PDSs’ performance profiles on PERF and PDS criteria are combined to produce an overall performance profile. One such example is shown in Figure 6. In a performance profile, a PDS that dominates all others on all criteria (e.g., PDS2 in Figure 6) is considered as the most appropriate PDS. If no single dominant PDS exists, decision makers can scale the performance profile to indicate the criteria weights. A weighted performance profile can help decision makers distinguish the differences between PDSs and identify the stronger PDS. If necessary, the overall performance profile can be future broken down to visualize PDSs’ performances on individual criteria. For example, the time criterion can be broken down to show a project’s planning, design, bid, and construction durations under different PDSs, as presented in Figure 7.
This decision-support framework is beneficial to PDS decision makers in several ways. First, it guides decision makers, step-by-step, in evaluating alternative PDSs considering multiple criteria. Furthermore, it integrates the considerations of project dependencies and possible time-cost trade-offs into the PDS decision-making process.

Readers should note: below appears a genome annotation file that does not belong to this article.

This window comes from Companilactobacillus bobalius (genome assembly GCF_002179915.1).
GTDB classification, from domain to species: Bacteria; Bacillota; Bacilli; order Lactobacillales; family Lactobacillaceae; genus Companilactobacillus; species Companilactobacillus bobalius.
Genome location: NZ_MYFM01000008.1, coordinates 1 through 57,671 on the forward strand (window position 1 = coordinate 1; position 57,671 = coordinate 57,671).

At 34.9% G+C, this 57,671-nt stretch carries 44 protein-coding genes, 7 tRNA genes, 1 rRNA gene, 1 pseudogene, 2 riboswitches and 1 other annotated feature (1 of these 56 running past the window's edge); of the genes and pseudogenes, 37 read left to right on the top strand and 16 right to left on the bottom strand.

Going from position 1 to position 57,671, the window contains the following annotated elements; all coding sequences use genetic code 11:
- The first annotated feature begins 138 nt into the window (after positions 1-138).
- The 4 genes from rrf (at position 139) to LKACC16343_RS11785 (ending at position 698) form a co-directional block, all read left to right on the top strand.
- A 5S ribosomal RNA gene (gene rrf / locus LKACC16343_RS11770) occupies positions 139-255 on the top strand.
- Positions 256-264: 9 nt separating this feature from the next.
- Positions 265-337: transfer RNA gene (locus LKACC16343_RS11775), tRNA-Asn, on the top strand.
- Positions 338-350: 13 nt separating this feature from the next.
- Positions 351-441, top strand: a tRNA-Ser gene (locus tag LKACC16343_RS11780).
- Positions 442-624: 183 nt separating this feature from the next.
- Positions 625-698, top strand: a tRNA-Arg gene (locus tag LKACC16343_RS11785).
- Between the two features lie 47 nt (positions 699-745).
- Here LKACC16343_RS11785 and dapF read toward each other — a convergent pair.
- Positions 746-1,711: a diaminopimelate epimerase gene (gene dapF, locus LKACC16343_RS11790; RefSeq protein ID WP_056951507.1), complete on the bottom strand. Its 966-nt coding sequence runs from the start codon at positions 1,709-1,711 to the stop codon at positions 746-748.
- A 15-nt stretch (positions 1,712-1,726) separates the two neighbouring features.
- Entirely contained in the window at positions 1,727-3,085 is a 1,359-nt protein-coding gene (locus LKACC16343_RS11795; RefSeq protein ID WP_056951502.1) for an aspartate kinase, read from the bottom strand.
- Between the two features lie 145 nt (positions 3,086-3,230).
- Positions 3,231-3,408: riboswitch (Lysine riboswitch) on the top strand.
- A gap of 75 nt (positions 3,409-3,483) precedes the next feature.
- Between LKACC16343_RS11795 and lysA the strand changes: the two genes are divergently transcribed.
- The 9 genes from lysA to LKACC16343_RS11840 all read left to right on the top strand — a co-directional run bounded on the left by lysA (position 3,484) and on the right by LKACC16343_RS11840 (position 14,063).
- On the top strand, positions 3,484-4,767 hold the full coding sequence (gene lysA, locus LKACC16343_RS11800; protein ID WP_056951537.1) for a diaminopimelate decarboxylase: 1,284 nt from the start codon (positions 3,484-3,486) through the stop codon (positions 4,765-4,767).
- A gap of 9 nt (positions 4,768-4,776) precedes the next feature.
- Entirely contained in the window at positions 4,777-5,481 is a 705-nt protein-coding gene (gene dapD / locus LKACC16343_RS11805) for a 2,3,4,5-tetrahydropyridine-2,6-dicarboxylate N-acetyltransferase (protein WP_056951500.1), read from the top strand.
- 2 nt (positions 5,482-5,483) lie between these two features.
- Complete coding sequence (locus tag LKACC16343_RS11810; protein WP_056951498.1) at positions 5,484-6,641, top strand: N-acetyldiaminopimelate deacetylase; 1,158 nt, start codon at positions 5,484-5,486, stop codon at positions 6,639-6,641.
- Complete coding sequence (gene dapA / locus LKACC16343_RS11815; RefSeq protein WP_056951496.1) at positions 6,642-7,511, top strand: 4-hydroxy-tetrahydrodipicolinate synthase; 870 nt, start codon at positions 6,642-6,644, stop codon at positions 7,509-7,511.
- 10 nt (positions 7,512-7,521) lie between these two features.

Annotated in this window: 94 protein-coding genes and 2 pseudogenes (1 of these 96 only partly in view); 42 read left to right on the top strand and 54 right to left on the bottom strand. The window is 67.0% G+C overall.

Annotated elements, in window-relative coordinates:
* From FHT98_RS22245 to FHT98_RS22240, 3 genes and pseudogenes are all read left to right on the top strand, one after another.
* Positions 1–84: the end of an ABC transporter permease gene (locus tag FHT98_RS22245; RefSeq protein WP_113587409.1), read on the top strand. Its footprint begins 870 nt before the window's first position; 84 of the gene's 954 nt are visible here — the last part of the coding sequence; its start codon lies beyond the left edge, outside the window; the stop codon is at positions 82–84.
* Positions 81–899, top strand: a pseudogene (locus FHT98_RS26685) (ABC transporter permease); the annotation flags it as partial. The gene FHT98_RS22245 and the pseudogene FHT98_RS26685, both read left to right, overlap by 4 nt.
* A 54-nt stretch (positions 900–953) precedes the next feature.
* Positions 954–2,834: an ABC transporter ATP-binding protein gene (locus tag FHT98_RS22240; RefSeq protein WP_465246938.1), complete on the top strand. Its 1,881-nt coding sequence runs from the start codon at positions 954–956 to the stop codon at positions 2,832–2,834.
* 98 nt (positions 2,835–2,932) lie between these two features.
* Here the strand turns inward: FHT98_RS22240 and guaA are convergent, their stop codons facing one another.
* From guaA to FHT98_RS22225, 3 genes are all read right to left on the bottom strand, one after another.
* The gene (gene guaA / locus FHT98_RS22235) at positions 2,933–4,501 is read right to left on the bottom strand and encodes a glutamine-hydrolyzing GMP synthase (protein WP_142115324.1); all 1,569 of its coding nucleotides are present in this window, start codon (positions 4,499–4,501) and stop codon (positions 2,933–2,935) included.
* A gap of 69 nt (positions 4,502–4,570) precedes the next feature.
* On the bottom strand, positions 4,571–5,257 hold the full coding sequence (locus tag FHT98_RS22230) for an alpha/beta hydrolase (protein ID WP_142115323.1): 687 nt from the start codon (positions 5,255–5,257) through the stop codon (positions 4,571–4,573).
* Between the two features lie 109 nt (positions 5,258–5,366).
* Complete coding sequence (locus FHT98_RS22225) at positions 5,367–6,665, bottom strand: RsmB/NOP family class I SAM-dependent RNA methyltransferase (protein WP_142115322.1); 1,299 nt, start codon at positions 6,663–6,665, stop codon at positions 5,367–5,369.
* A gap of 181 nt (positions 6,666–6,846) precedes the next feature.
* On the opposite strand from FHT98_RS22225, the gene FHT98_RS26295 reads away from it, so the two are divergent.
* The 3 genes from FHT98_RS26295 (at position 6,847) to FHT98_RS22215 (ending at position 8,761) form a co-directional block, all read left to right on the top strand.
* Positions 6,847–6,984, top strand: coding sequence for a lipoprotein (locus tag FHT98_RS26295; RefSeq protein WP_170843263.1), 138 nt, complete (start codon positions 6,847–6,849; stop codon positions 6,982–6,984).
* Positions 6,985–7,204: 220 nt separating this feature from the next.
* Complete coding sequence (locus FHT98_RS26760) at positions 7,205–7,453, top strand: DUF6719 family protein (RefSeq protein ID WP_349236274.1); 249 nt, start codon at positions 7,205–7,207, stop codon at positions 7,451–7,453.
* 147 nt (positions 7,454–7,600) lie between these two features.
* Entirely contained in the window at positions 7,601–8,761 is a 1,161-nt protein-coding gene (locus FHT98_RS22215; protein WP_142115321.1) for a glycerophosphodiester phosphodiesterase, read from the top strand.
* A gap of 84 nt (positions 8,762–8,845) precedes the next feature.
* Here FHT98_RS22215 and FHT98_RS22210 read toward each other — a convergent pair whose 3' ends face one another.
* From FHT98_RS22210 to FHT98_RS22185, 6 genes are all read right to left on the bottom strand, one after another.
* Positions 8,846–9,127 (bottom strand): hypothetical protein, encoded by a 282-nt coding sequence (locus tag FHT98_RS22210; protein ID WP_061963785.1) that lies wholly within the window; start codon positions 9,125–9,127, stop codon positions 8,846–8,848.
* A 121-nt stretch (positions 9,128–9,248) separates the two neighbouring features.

This, all together, allows decision makers to choose a PDS on a more informed and systematic basis. As such, the possibility of an inappropriate PDS being implemented can be reduced. In addition, the presentation of PDS performance profiles also helps decision makers identify the criteria on which a PDS may performs poorly once it is selected. This provides decision makers the opportunities to develop appropriate proactive strategies.
For correspondence with the authors regarding this article: contact Y.Y. Chih at firstname.lastname@example.org.